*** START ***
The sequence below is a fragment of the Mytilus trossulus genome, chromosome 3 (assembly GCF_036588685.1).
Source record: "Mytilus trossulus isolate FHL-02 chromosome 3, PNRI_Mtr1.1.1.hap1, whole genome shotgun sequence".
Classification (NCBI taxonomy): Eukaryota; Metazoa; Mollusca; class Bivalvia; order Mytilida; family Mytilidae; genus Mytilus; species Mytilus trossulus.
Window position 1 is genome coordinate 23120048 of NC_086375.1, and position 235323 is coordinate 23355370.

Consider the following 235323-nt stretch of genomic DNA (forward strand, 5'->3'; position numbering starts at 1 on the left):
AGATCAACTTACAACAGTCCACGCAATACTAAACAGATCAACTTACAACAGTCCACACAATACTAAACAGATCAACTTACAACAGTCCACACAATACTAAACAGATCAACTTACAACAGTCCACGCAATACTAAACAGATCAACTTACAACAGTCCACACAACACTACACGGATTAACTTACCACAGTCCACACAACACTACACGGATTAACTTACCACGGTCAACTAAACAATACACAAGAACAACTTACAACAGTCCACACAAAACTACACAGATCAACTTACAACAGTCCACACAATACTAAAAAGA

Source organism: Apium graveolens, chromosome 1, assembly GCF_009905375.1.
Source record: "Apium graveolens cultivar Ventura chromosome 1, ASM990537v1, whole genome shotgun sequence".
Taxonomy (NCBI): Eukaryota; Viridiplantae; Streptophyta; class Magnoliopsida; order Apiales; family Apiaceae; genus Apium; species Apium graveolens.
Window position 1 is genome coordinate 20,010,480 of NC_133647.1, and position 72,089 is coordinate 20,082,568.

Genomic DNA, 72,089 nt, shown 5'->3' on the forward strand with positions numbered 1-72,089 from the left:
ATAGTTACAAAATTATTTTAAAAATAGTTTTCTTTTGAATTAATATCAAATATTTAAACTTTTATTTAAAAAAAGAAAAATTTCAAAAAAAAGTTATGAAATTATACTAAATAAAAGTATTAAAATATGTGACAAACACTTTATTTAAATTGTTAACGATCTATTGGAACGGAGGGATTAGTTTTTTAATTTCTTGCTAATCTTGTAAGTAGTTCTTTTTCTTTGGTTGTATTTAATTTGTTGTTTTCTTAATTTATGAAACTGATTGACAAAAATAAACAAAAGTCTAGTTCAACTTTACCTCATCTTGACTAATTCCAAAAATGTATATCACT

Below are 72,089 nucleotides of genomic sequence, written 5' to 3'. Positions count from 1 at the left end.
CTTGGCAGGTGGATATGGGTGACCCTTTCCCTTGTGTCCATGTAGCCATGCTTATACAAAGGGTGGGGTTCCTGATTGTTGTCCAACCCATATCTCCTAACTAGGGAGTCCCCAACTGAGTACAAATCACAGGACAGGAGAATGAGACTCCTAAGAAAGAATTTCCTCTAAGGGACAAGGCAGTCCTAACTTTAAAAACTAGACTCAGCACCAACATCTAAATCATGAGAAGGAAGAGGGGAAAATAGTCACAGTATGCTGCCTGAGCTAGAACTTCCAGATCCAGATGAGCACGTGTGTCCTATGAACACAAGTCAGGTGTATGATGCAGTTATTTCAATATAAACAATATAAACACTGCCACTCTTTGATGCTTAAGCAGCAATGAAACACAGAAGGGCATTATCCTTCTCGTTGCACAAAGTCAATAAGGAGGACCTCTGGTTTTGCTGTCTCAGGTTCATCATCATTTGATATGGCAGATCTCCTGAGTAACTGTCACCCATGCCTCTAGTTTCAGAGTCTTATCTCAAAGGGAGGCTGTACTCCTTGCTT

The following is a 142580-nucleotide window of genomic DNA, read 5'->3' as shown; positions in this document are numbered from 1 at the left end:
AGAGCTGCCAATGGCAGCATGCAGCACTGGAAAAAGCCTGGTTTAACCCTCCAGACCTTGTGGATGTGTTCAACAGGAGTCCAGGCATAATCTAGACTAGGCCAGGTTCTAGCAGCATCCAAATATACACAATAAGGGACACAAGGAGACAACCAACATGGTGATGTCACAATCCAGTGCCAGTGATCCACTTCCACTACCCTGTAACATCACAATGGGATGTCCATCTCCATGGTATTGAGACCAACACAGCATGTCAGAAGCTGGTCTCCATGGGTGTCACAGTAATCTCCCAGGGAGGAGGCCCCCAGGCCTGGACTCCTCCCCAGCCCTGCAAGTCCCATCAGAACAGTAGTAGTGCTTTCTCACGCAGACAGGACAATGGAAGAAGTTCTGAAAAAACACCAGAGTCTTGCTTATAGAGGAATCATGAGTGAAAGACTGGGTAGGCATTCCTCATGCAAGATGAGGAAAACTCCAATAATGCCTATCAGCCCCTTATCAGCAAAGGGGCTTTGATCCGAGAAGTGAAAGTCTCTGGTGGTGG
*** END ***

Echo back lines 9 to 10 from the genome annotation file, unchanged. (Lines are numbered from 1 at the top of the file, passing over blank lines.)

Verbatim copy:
Taxonomy (NCBI): Eukaryota; Viridiplantae; Streptophyta; class Magnoliopsida; order Apiales; family Apiaceae; genus Apium; species Apium graveolens.
Window position 1 is genome coordinate 20,010,480 of NC_133647.1, and position 72,089 is coordinate 20,082,568.